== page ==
Cooking degrades some nutrients but increases availability of others. So every single thing has to be considered on a case by case basis. Personally, I just don't see a big diff between eating something normally cooked or eating it a bit more cooked. As long as you are eating healthy, then I think the difference is not worth worrying about and will be made up for by a positive attitude that comes about when you eat things you like.

2
E35e3d76547b18096a59c90029e7e107

(15613)

on December 06, 2010
at 08:25 PM

Well, over-cooking is generally going to be a bad thing, but the problem is that the extent varies by cooking type, food type and nutrient. Also the studies done to establish the precise effects tend to vary wildly. This might suggest that subtleties of precisely how you cook your foods (as well as their freshness etc) might have large impacts. That these studies are rarely explicit about their methods doesn't help.

Consider the studies I quote in this answer about microwaving for example. Even for that single case, the results seem to vary substantially and there's no clear single better option. You can make some generalisations based on whether a nutrient you're interested in is water soluble or not (throwing away cooking water is rarely a goo idea), temperature and so on, but not much. I always suspect that long-slow cooking will be less damaging than high heat cooking (assuming that each are being cooked through), but I don't know how accurate this is in practical situation (where you'll doubtless be cooking them different amounts for each method). Also note that sometimes cooking makes nutrients more bioavailable (beta carotene from carrots being a famed example), but I assume this applies more to plants than meat (although of course arguably cooking makes the protein more digestible).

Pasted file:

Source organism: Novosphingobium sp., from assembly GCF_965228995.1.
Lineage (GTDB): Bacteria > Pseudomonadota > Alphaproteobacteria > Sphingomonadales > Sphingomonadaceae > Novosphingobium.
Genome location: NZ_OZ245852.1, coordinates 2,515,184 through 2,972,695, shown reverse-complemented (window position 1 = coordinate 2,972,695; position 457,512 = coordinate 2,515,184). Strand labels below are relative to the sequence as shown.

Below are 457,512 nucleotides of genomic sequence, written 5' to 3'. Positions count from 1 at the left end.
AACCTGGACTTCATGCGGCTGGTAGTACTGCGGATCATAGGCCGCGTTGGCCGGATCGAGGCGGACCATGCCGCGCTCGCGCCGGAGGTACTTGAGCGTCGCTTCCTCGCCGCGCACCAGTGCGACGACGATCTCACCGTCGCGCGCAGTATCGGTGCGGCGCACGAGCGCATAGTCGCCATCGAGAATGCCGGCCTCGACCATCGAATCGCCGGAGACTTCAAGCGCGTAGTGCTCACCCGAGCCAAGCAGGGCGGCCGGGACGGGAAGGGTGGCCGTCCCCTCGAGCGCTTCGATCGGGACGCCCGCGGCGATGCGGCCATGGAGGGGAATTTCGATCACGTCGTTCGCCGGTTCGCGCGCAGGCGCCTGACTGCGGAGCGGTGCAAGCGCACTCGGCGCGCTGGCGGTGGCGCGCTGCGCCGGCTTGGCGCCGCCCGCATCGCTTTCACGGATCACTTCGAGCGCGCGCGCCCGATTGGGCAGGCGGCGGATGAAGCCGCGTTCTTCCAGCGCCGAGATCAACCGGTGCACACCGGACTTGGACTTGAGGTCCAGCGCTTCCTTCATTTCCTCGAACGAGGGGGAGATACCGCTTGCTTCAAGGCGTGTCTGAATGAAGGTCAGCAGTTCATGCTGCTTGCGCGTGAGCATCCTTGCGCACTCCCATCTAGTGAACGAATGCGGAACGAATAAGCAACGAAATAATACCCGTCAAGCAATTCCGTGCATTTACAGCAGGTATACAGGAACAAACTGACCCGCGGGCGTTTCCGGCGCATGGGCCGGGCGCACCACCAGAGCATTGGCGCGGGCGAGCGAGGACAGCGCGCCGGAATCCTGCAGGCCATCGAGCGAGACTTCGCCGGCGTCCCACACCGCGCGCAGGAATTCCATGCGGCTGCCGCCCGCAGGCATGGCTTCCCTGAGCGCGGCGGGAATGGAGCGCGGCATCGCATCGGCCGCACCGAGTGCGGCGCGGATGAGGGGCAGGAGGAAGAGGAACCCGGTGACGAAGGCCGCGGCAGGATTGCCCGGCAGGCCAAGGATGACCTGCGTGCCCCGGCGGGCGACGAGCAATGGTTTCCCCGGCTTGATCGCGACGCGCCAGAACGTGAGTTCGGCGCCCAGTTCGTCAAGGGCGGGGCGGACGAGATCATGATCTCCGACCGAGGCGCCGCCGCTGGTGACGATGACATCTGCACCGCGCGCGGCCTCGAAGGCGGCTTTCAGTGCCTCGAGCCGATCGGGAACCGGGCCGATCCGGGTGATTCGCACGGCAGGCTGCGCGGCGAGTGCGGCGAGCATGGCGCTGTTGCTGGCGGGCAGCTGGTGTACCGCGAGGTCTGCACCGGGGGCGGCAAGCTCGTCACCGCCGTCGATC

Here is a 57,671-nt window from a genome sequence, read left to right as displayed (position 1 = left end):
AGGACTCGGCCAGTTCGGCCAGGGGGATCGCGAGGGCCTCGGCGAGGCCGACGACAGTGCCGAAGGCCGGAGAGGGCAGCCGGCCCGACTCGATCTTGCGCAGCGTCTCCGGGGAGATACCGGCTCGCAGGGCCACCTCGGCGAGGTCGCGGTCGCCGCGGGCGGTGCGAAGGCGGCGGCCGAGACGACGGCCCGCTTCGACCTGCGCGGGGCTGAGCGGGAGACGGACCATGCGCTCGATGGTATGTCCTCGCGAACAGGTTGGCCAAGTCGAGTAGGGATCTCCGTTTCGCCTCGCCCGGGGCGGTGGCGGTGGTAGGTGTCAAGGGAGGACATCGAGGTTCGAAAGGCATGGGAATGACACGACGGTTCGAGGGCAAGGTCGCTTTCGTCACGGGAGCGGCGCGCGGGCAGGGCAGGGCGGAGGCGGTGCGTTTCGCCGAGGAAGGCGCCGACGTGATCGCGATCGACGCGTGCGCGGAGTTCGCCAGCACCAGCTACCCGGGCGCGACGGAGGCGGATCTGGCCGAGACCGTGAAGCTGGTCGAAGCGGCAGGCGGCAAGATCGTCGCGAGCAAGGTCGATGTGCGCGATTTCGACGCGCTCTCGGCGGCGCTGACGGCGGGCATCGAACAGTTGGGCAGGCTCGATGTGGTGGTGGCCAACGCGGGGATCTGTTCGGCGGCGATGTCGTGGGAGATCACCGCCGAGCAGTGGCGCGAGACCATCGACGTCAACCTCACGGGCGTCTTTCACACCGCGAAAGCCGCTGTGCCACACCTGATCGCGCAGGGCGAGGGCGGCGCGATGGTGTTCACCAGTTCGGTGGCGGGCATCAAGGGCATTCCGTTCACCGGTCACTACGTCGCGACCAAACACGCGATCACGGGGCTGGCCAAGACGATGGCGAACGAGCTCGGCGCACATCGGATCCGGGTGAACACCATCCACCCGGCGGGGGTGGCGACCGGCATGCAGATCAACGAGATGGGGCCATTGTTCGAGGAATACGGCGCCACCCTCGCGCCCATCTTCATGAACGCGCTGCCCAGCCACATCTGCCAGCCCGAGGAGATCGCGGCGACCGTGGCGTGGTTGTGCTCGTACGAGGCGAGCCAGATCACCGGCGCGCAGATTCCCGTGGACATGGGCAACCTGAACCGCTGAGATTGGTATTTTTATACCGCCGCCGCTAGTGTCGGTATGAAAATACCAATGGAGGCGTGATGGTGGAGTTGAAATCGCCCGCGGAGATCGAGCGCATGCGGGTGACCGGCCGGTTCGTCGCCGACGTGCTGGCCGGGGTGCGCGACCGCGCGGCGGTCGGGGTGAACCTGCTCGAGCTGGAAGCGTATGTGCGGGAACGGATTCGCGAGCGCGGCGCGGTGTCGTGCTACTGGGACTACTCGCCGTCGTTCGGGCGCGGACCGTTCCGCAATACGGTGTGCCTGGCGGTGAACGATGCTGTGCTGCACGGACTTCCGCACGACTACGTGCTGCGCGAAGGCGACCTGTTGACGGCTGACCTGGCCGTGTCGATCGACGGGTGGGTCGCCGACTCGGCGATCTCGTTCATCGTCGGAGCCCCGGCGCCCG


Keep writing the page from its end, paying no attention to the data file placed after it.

One good, or at least potentially hopeful, way to see what sort of nutrient loss you're looking at through cooking is to look at the raw versus cooked versions of various foods on nutritiondata.com (it's often questioned, but better than nothing). I for one was shocked to see how many nutrients I wasn't getting, when I based my nutrient intake on braised kidneys, when I'd always before been going on the raw figures (to make judging the weight easier).

C16d506f10d910db0736bfd0d0e3809a

(10)

on December 07, 2010
at 12:26 AM

Thanks for the link. Good to know that pressure cooking isn't such a great idea (saves me from spending money on that, anyway!).

E35e3d76547b18096a59c90029e7e107

(15613)

on December 07, 2010
at 08:26 AM

Ironically, health correlator (a great blog) had a post about pressure cooking the day before yesterday, wherein he seemed to list all the downsides of it, before giving a recipe... (http://healthcorrelator.blogspot.com/2010/12/pressure-cooked-meat-top-sirloin.html)

1